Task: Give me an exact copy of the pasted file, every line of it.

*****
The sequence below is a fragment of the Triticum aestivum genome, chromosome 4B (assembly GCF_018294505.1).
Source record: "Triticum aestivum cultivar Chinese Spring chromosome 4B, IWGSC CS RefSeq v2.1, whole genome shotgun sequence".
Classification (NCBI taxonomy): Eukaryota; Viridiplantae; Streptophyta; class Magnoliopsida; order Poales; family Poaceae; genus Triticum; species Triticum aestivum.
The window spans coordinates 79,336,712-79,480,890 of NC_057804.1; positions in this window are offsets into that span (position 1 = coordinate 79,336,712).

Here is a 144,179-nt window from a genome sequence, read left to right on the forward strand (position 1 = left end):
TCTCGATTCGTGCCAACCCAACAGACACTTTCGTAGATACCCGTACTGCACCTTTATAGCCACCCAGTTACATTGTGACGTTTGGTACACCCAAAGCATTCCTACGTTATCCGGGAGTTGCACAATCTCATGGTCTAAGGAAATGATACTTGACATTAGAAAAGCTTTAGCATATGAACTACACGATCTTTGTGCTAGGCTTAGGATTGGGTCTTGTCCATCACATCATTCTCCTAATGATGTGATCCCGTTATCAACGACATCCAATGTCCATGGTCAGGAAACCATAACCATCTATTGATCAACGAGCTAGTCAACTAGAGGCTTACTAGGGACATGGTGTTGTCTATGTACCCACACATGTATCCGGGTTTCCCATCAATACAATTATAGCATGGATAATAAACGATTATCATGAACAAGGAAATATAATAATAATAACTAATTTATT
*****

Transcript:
The sequence below is a fragment of the Triticum aestivum genome, chromosome 4B (assembly GCF_018294505.1).
Source record: "Triticum aestivum cultivar Chinese Spring chromosome 4B, IWGSC CS RefSeq v2.1, whole genome shotgun sequence".
Classification (NCBI taxonomy): Eukaryota; Viridiplantae; Streptophyta; class Magnoliopsida; order Poales; family Poaceae; genus Triticum; species Triticum aestivum.
The window spans coordinates 79,336,712-79,480,890 of NC_057804.1; positions in this window are offsets into that span (position 1 = coordinate 79,336,712).

Here is a 144,179-nt window from a genome sequence, read left to right on the forward strand (position 1 = left end):
TCTCGATTCGTGCCAACCCAACAGACACTTTCGTAGATACCCGTACTGCACCTTTATAGCCACCCAGTTACATTGTGACGTTTGGTACACCCAAAGCATTCCTACGTTATCCGGGAGTTGCACAATCTCATGGTCTAAGGAAATGATACTTGACATTAGAAAAGCTTTAGCATATGAACTACACGATCTTTGTGCTAGGCTTAGGATTGGGTCTTGTCCATCACATCATTCTCCTAATGATGTGATCCCGTTATCAACGACATCCAATGTCCATGGTCAGGAAACCATAACCATCTATTGATCAACGAGCTAGTCAACTAGAGGCTTACTAGGGACATGGTGTTGTCTATGTACCCACACATGTATCCGGGTTTCCCATCAATACAATTATAGCATGGATAATAAACGATTATCATGAACAAGGAAATATAATAATAATAACTAATTTATT